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When the gloves come off on the court

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31st March, 2020

A one-on-one combative exchange, where tempers can flare and personalities clash, it’s no surprise that tennis is often compared to boxing.

Thanks to the likes of John McEnroe and Jimmy Connors, as well as Nick Kyrios in more recent times, we’re used to the verbal blowups.

But what happens when players start getting physical? Here’s are my top four moments of tennis infamy.

4. Rosol can’t bottle it up anymore
One of Rafael Nadal’s idiosyncratic behaviours is the careful placing of his water bottles in a specific order, with labels facing outward.

In a fiery confrontation between Nadal and Lucus Rosol at Wimbledon in 2014, Rosol took to Nadal’s bottles with a vengeance, kicking them over during a change of ends, and laying the boot into Nadal by proxy.

3. When a turkey plays chicken
On the day Irina Spirlea bumped into Venus Williams, it wasn’t in the supermarket but on the change of ends at the 1997 US Open semi-final.

Spirlea, known to use the odd expletive or two, made a beeline for Venus, who seemed genuinely oblivious to what was about to hit her.

At the post-match press conference, Venus’ father and coach, Richard Williams, dubbed the Romanian “an ugly white turkey”.


2. Chest bumps at 50 paces
It’s 1990 in Munich and David Wheaton and Brad Gilbert are playing in a semi-final to decide who will be Pete Sampras’ opponent in the final of something called the Grand Slam Cup.

Neither has any realistic chance of beating Sampras, but the loser of the final is guaranteed a cheque for one million dollars. Money doesn’t talk, it pushes and shoves, and this what happened over a disputed line call when the two players got close and personal.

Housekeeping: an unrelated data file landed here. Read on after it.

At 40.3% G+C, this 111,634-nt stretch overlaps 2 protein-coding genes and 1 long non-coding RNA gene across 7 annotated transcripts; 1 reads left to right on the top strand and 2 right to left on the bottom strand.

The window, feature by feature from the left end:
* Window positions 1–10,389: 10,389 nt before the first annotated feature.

What started as a heated verbal exchange escalated when Gilbert pushed at Wheaton, who retaliated with a chest bump.

More threats were hurled and eventually order was restored.

1. McEnroe goes for the throat and Newk crosses the line
From the moment the 1981 US Open doubles semi-final between John McEnroe and Peter Fleming versus John Newcombe and Fred Stolle began, the tension was palpable.

Fuelled by what McEnroe perceived as critical comments of himself in an article written by Newcombe the previous day, there were other underlying factors at play. The laidback personalities of the ageing Aussies collided with the brash, no-nonsense approach of the two young Americans. They may as well have been from different universes.

Early tension was diffused by Newcombe playing the role of the clown, but when McEnroe deliberately drilled a ball into the throat of Stolle, causing Stolle to drop to the ground like a sack of spuds, all bets were off.

Amidst the roaring New York crowd, Newcombe crossed the net, stood toe-to-toe with McEnroe, shoved the butt cap of his racquet millimetres from McEnroe’s face and told him in language that would have made Irena Spirlea proud that his days were numbered.


Roarers, do you have any you can add to the list?

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